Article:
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FutureTech West: Enter the 'Intrapreneur'

FutureTech West:
Enter the 'Intrapreneur'

by TODD STOLARSKI in San Francisco | March 19, 2015

In the giant shadow of Silicon Valley, Engineering News-Record (ENR) this month hosted its fifth FutureTech conference, returning to San Francisco for an action-packed, two-day event featuring speakers and vendors from across the U.S. and around the globe. With the word future in the name, anticipation was high among the 320+ attendees who flocked to see what upcoming adaptations and evolutions the tech world would soon bestow on the built environment.

With a wide range of topics on the docket, including everything from UAVs on job sites, BIM modeling, and sustainable architecture, to green energy practices, advanced mobile apps and reality capture via laser scanning, one underlying thread kept surfacing: the intra-preneurial spirit.  

Pinchot (second from right) dropping his intrapreneurial knowledge in SF.   

Pinchot (second from right) dropping his intrapreneurial knowledge in SF.   

Not unlike an entrepreneur, the "intrapreneur" is a self-appointed driver of a new idea within a corporation. The term was actually coined by conference keynote Gordon Pinchot III in the early 1980s, but this week he elaborated on the growth of the modern intrapreneur in today's workforce, regardless of company size or industry. Unlike an entrepreneur, the intrapreneur does not own his/her place of business, but they are intuitive and analytic people who flat out care. If they have to bend the rules in an honest fashion to advance the goals of the larger enterprise, they will. While they are moderate about risk-taking, they are passionate about values. Pinchot applied this work ethic to the Millennials now flooding the job market. Put plainly, "they don't want work that doesn't have a meaning," he explained.

From there, the conference proceeded to re-define the concept of "meaning" in the AEC space, as detailed by a cavalcade of tech prognosticators. Drones and Building Information Modeling (BIM) grabbed the spotlight and took center stage. BIM is a standard practice within AEC space now, but Dodge Data & AnalyticsStephen Jones, the conference chairman, spoke about it now as more of a placeholder until expected advances arrive in the not-too-distant future. "BIM is not the thing," he said. "BIM is the thing that will get us to the thing." 

They don’t want work that doesn’t have a meaning.
— Gifford Pinchot III
The Kespry grounded, but still showing off.

The Kespry grounded, but still showing off.

Of course, flying things, aka drones (UAVs), already are here, and they were a hot topic at the event. Despite current Federal Aviation Administration hurdles, we're well aware that drones are here to stay. (In India, they're already delivering pizza, for goodness sake!) The experts agree, in fact, that drone use on job sites will increase exponentially on job sites in the years to come. Drone manufacturer Kespry was an exhibitor, showing off its new, ultra light model specifically tailored for construction, controlled by a native mobile app. During the Field/Site Technology panel, Scott Widmann, a project manager with DPR Construction, who may (or may not) be working on a top secret project --building a certain fruit-named company's wild new HQ in Cupertino, CA-- demonstrated the capabilities of its drone assistants. Fellow panelist Todd Wynne of Rogers-O'Brien Construction, then displayed drones which will soon be hauling bricks and delivering concrete to our sites. So, watch out. The future will literally be flying right at us.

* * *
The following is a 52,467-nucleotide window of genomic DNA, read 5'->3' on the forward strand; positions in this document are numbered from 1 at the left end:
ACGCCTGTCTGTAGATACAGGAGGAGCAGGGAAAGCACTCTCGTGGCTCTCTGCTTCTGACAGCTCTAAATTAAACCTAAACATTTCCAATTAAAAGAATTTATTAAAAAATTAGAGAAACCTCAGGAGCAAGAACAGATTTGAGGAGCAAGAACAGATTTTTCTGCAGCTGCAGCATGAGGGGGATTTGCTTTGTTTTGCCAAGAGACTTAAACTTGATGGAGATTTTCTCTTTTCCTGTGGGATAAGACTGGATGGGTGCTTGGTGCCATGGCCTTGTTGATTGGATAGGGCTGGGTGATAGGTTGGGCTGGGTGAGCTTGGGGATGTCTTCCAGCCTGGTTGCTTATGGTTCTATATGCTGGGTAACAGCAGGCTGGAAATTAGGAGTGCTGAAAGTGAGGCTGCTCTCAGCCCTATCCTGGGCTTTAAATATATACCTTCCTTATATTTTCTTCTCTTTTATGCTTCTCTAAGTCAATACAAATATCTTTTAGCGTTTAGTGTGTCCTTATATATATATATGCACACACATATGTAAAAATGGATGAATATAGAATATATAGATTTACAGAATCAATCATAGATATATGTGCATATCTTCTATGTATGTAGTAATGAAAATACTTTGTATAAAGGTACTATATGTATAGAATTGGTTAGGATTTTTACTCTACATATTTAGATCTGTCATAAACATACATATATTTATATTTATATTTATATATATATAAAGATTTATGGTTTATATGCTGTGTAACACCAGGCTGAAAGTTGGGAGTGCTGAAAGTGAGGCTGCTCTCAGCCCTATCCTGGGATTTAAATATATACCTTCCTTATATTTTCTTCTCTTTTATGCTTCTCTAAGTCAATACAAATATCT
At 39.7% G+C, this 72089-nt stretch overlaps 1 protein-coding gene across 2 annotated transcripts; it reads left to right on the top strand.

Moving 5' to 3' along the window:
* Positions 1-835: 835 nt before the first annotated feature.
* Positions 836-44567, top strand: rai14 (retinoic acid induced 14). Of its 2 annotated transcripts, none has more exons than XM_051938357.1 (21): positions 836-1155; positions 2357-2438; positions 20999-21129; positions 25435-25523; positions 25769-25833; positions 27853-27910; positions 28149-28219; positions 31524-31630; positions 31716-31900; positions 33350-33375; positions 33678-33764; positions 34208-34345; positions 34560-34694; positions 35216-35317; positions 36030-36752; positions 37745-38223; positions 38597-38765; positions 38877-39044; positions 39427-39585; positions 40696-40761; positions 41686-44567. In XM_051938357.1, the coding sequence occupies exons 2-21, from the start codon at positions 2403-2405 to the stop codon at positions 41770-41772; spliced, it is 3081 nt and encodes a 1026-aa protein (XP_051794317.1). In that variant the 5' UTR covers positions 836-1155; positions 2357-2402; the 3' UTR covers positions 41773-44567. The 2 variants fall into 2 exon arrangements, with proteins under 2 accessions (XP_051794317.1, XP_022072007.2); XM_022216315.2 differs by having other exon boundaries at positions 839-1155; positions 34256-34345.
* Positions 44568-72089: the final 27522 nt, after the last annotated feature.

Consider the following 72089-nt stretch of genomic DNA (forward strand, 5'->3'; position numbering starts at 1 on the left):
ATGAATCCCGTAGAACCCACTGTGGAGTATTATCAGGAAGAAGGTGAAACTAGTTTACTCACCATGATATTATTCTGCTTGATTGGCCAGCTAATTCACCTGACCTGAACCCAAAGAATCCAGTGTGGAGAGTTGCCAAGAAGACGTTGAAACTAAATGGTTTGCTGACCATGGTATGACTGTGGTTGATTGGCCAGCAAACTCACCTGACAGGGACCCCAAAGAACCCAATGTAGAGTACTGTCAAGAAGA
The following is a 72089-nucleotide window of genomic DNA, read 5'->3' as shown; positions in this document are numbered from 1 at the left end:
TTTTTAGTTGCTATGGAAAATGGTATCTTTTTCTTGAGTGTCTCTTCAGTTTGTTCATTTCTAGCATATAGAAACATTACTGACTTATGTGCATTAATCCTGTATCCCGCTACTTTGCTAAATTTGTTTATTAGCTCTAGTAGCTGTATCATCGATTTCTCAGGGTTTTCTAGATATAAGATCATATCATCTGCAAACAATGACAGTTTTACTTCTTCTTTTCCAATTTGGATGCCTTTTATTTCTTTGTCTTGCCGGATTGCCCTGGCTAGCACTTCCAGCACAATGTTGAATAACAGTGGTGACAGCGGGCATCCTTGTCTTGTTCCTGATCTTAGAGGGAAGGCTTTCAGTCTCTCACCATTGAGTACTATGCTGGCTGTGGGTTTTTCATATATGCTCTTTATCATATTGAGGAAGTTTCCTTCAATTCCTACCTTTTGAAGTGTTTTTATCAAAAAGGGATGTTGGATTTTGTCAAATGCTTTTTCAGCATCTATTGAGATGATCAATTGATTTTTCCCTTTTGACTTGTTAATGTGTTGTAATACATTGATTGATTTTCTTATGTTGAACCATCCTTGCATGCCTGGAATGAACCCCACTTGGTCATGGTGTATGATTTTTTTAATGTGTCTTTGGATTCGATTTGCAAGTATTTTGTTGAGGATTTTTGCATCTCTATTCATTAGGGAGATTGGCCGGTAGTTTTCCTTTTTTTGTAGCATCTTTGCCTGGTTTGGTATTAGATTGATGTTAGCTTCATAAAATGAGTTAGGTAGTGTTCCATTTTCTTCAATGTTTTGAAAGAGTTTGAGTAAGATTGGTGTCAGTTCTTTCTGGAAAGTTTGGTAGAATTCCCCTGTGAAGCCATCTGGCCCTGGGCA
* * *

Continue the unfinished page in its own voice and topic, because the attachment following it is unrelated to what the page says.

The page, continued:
BIM is not the thing. BIM is the thing that will get us to the thing.
— Stephen Jones, Dodge Data & Analytics
So important, CASE's David Fano both said this message AND typed it.

So important, CASE's David Fano both said this message AND typed it.

Rosanna Wong, executive director of Hong Kong-based Yau Lee Holdings Limited took to the podium for the final speech. With a wide range of AEC topics discussed prior to her address, Ms. Wong tied it all together, noting Yau Lee's use of: BIM; drones to survey projects; more green energy; and greater sustainable building practices. Appropriately enough, the closing keynote revealed herself to be an ardent advocate of such practices within her large company. So, she embodied the very "intrapeneural" change agent that Pinchot had heralded. "Time is the urgency which makes us transform," she said. Throughout FutureTech, it was easy to be absorbed by the visionary people who have changed technology over time to transform how we will adapt to and thrive in the future.

As we continue to plunge deeper into this Cambrian explosion of AEC tech, the words of FutureTech presenter Todd Wynne kept echoing in my mind on my redeye flight back to Chicago. "The future belongs to those who can imagine it, design it, and execute it," he stated.

At this point, fortunately, drones can't do any of that... probably a very good thing.

BONUS: Check out this dazzling video shown by EarthCam at the conference...

Six years, $6-billion, 4 minutes: EarthCam presented this remarkable time-lapse video, depicting creation of the new San Francisco-Oakland Bay Bridge. First released 19 months ago, the film captures more than 42,000 hours of work. EarthCam recorded nearly 2 million images.

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